Very few things can get a woman’s blood pumping quite like a beautiful wedding dress. So to see how the wedding dress has evolved over the past century is a real treat.
Surprisingly enough, brides didn’t always wear white to their weddings. It was Queen Victoria who started the trend, inadvertently spawning the tradition.
An early daguerreotype photo of an unidentified bride posing on her wedding day.
A typical Victorian wedding dress featured a bustle, which was usually adorned with flowers.
Actress Dorothea Baird’s wedding portrait.
Eleanor Roosevelt in her wedding dress, photographed in New York City.
The Ernstein newlyweds.
Miss Ruby Ray in bridal attire, featuring a long train and a feather headdress and veil.
Flight Commander Sipper with his new bride Miss D’Arcy in her fur-trimmed wedding dress.
Lieutenant Wissler looks on as his bride, Miss Annie Hodge, cuts their wedding cake with a sword.
Canadian-American film actress Mary Pickford is pure radiance in her wedding dress.
A young African-American couple sit for their wedding portrait.
Princess Mary’s wedding dress was designed by William Wallace Terry, London’s leading court dressmaker.
A newlywed couple’s wedding portrait, featuring a parrot.
Mademoiselle Loewenstein in a white wedding dress with a very long veil.
A wedding dress from the Solosign fashion house.
The new Mrs Hampton in a wedding dress with an embroidered headdress and long lace train.
“Before the dress was given to the NHA in 1987, it was altered and worn by four other young women in the family.” This was written about the dress that Arline Wilma Preston wore when she wed Clark Wallace Bishop.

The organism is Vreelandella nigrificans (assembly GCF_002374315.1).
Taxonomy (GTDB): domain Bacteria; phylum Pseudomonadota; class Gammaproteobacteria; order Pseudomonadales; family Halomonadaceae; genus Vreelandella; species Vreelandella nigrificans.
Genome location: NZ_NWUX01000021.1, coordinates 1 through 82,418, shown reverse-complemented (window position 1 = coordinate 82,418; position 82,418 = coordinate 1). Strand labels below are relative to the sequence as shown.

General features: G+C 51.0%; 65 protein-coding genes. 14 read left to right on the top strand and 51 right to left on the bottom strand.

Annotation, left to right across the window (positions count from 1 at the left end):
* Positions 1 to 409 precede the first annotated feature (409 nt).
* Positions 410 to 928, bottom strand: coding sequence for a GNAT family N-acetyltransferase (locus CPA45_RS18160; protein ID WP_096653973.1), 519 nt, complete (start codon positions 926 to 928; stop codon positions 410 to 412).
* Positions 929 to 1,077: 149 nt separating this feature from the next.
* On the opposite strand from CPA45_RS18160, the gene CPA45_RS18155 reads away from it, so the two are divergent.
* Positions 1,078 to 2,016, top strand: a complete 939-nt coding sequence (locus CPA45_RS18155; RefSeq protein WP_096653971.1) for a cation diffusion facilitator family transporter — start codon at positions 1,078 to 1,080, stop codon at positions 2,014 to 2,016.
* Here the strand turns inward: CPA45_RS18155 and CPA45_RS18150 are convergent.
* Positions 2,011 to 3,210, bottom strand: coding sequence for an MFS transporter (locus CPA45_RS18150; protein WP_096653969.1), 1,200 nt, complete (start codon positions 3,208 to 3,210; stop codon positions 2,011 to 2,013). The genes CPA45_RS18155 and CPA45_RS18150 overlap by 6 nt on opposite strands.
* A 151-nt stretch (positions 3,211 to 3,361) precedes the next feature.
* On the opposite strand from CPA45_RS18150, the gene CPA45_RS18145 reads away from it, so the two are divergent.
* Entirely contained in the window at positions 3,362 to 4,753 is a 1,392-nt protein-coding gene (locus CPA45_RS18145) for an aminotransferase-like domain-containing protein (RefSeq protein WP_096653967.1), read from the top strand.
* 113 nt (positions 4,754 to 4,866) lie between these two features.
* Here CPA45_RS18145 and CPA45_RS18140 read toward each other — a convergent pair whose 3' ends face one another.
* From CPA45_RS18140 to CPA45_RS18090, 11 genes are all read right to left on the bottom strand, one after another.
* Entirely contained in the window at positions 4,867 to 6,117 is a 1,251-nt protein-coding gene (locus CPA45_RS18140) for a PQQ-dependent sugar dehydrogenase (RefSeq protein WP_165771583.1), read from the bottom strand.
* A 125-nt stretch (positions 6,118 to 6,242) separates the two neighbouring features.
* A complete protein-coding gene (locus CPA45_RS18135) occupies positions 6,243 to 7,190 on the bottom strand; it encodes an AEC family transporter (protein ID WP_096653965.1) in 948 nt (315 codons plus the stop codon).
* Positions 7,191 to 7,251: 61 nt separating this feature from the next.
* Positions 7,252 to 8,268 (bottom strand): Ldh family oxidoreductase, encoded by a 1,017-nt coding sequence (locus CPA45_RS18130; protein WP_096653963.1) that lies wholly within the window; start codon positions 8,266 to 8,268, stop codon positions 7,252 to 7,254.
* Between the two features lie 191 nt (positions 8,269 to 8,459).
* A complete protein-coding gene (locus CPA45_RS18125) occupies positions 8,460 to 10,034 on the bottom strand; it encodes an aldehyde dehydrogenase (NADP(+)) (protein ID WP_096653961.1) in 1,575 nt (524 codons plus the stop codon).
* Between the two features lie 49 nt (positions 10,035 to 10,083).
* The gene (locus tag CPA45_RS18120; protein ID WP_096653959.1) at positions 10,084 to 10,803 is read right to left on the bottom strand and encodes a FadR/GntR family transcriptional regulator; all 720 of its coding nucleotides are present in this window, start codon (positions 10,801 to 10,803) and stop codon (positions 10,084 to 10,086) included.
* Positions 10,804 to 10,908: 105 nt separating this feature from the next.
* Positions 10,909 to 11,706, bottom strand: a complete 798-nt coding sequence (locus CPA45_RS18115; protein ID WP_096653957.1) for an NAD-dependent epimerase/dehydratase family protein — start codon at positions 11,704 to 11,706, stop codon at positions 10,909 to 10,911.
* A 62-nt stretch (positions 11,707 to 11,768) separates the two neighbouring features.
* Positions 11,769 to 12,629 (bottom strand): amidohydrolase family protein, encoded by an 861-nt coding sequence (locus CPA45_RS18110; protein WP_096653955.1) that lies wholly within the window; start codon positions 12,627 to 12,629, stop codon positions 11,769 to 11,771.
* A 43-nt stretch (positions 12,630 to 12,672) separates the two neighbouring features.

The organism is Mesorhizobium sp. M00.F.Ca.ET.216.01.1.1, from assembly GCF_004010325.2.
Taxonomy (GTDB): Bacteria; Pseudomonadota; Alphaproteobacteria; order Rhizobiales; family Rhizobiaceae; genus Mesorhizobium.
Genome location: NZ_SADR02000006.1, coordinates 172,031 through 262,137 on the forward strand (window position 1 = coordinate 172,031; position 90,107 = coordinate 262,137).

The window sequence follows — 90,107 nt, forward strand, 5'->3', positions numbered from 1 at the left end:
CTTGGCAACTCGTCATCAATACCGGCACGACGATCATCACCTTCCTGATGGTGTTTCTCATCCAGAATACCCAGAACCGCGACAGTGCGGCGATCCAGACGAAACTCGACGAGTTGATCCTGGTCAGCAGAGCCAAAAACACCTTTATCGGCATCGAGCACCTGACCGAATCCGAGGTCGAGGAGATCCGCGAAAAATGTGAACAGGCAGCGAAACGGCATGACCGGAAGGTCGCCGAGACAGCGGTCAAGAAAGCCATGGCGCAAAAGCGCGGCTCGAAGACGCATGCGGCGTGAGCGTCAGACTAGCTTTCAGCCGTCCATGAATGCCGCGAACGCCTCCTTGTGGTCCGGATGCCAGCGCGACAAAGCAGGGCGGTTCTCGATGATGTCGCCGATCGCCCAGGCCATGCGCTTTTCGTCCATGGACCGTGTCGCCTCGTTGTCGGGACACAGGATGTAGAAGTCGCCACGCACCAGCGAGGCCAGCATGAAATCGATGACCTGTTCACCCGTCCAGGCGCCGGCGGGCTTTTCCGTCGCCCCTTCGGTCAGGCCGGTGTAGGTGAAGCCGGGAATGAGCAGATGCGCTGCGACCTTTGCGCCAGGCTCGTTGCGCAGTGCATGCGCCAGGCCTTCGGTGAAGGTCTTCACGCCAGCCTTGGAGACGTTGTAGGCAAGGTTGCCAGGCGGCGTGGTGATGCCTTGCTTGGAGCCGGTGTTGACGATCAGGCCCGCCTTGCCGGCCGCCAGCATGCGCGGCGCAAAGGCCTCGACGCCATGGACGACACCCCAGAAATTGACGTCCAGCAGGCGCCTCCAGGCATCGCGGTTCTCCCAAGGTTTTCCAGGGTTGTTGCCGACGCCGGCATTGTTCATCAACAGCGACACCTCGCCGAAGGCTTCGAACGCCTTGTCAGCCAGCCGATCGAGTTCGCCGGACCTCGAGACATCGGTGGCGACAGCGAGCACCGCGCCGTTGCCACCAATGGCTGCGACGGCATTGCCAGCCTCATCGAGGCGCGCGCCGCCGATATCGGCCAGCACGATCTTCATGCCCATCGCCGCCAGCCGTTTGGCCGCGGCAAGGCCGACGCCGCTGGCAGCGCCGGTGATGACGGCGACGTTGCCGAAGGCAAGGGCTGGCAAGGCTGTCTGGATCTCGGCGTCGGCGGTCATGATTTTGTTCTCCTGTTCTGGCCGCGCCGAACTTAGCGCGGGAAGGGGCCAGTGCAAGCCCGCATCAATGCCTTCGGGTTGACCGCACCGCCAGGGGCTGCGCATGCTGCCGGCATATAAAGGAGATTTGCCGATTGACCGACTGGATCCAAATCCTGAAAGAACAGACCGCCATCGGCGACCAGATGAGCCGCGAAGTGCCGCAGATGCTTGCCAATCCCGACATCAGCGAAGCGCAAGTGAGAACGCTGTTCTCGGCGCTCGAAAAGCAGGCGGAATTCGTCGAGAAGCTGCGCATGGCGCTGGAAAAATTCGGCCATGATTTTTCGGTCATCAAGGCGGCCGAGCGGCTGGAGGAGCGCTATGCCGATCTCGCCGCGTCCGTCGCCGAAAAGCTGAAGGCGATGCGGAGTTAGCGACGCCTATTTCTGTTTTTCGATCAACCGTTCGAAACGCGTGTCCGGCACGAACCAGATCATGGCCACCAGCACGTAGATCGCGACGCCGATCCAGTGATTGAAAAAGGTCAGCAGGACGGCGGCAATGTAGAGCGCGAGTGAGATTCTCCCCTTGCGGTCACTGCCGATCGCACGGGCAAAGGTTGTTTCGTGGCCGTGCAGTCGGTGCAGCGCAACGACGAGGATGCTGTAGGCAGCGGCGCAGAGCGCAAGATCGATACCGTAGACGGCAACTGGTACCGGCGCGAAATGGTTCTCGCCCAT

A bride in the late 1920s.
Mr and Mrs Lewis Johnson cutting their wedding cake together. She wore a simple wedding dress with gloves.
Society bride Inez McNamara after her wedding to William McNamara in London. The cross she is wearing on her chest is made of diamonds.
Actress Ann Todd models her own wedding gown, which was designed and made by Helene Galin. It includes a long train edged with lace that belonged to her great-great-grandmother.
The Duke and Duchess of Windsor at the Chateau de Conde in France after their wedding.
A wedding gown made of forty-eight yards of satin and twenty yards of tulle, modeled at London’s Grosvenor House.
Official wedding portrait of Gov. William Scranton’s bride, Mary L. Chamberlin.
Actress Elyse Knox had a wedding gown fashioned with the fabric from the bullet-riddled parachute that saved her fiance’s life when he was shot down over China.
Hazel Scott on her way to wed Adam Clayton Powell Jr.
Actress Martha Vickers’s portrait in her wedding gown.
Dancer Josephine Baker married orchestra leader Jo Bouillon in a simple suit.
A bride posing in her dress with a bouquet in hand.
A flowing wedding dress with lace sleeves designed by Mercia.
A satin wedding dress with a long veil, also by Mercia.
A model posing in a typical 1950s wedding dress.
A model posing in a wedding dress and veil in the late 50s.
British actress Jackie Collins in her wedding dress.
A young Colin Powell with his bride, Alma.
A gown from French designer Yves Saint Laurent’s spring collection in 1964. Made of white damask cotton, the dress is accessorized with white elbow gloves and a long tress trimmed with flowers.
A white silk wedding dress from the winter collection of French designer Hubert de Givenchy. It features a matching cape, a white mink tail hat, and white gloves.
A very daring wedding dress that was well ahead of its time (and still is). It was made of white rose petals and had a large tulle veil in the shape of a cape.